Evaluation of audio and visual alerts during a divided attention task in noise
Keywords:Display devices, Alerting systems, Divided attention, Halifax-class frigates, Main effect, Visual display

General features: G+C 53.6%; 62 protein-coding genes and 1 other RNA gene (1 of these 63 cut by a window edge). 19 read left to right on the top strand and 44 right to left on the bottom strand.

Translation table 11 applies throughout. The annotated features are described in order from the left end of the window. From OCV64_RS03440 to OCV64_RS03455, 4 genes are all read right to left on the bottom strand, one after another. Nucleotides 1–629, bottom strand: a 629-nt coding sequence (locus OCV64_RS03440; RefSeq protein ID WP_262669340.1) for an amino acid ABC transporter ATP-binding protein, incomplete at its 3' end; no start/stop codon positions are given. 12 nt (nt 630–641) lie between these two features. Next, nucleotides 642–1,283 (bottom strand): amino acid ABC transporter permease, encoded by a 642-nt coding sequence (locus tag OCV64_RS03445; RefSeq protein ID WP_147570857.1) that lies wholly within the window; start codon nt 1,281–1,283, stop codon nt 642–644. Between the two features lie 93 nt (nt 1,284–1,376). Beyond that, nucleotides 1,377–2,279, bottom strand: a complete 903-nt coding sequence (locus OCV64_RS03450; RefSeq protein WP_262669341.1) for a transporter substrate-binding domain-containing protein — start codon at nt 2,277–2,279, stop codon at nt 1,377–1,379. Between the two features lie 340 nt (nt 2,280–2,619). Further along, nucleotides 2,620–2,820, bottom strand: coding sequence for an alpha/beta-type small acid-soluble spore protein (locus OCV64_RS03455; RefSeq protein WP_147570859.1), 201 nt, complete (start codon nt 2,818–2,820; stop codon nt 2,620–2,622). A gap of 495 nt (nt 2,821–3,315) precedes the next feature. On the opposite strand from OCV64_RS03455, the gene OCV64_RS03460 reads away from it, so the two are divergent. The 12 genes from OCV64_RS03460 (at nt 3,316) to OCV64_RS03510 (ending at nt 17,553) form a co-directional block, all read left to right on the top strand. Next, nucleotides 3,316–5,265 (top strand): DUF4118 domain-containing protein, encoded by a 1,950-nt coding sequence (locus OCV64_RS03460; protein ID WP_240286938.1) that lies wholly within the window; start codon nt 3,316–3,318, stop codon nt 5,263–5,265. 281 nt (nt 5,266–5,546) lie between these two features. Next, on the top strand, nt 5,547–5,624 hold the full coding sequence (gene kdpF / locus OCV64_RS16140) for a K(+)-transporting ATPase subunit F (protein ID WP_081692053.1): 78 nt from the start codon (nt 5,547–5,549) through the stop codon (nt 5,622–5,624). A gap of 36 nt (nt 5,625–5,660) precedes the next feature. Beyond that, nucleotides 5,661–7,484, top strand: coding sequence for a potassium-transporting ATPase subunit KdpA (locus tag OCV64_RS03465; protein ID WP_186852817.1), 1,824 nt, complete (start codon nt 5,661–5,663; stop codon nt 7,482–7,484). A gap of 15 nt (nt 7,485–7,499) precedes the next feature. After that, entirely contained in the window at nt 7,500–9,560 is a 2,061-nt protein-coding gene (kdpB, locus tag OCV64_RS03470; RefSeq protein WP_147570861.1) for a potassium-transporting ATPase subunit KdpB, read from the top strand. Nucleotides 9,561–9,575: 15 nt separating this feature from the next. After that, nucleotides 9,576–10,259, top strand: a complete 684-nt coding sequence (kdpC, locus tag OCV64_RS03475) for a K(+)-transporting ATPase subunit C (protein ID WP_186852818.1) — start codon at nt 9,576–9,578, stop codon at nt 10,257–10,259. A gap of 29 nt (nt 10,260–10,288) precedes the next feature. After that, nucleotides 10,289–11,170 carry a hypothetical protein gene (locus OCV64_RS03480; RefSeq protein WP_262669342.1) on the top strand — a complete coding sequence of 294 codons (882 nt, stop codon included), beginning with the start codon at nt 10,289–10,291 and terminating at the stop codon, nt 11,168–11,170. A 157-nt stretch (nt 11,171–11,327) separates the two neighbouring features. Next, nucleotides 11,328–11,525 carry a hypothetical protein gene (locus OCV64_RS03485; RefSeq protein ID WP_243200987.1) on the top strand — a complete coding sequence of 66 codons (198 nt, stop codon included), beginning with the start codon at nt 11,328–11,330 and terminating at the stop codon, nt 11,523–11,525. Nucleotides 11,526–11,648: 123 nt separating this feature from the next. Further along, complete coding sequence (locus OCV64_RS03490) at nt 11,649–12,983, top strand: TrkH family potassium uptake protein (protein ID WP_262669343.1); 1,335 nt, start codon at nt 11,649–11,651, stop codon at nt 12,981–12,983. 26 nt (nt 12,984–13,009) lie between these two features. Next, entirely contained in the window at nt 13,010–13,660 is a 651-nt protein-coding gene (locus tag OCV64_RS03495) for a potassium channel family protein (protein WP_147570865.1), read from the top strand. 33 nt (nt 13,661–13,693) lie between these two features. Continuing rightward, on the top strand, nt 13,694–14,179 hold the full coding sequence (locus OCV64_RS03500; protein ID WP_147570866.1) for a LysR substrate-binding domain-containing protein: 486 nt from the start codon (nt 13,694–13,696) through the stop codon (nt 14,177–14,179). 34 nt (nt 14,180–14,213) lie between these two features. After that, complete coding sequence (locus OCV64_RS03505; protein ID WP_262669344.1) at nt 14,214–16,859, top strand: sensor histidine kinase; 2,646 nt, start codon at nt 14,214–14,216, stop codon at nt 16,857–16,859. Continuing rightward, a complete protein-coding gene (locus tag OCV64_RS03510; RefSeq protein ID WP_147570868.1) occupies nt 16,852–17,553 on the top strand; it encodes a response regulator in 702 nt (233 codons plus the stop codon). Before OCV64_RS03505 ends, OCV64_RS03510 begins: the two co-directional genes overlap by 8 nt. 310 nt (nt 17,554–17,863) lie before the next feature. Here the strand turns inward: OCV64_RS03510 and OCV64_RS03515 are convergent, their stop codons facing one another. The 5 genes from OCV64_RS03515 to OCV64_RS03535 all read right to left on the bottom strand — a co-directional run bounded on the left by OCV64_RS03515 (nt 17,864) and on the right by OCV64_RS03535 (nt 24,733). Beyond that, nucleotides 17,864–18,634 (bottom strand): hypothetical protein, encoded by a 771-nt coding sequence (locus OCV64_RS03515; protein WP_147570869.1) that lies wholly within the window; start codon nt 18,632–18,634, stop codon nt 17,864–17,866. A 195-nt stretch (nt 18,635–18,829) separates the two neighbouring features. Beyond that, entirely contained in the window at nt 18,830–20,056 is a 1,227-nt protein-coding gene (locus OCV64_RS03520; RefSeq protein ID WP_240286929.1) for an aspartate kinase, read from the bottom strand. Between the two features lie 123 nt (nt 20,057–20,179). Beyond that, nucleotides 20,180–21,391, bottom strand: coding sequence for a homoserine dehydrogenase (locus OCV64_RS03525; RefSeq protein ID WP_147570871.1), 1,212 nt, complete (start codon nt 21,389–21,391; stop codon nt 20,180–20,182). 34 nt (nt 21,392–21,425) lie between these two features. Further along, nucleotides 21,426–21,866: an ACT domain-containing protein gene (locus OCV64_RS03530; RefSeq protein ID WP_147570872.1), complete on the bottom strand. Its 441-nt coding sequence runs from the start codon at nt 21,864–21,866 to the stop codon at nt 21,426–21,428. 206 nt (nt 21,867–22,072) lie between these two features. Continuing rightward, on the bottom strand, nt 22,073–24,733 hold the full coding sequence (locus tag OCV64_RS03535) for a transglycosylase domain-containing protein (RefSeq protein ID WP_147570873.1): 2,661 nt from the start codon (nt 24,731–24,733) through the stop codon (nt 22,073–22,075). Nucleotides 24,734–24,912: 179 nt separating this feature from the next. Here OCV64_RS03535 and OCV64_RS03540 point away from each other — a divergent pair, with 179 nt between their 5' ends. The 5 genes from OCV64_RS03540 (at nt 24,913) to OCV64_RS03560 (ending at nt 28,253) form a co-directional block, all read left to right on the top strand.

AbstractThe Halifax class frigate operations room is a demanding environment in which operators are required to monitor multiple visual displays and auditory communication channels. The current alerting system is ineffective, as the visual alerts tend to be ignored or dismissed without being read, and the auditory alerts are turned off completely. Visual alerting strategies have already been investigated. The current study compared the response times (RT) to visual, auditory and combined (audiovisual) alerts as subjects performed a visual divided attention task using three displays (secondary task). Another objective was to investigate the effects of alert type on the performance of the secondary task. The experiment was performed in quiet and in recorded frigate control room noise (69 dBA). There were no significant differences in RT between the visual and audiovisual alerts in quiet or noise. The RT for the auditory alert was significantly higher than the audiovisual alert in quiet, and than both the visual and audiovisual alerts in noise. There was no main effect of alert type on the performance of the secondary task. The audiovisual alert could be beneficial for detection in the operations room because 1) the RT was not significantly different from the visual alert, indicating that the auditory component was not distracting, and 2) it is more likely to be detected over the visual alert when the operators are looking away from the displays. Future studies should investigate the psychoacoustic properties of the auditory component of the alert for perceived urgency, in the interest of prioritizing the alerts.
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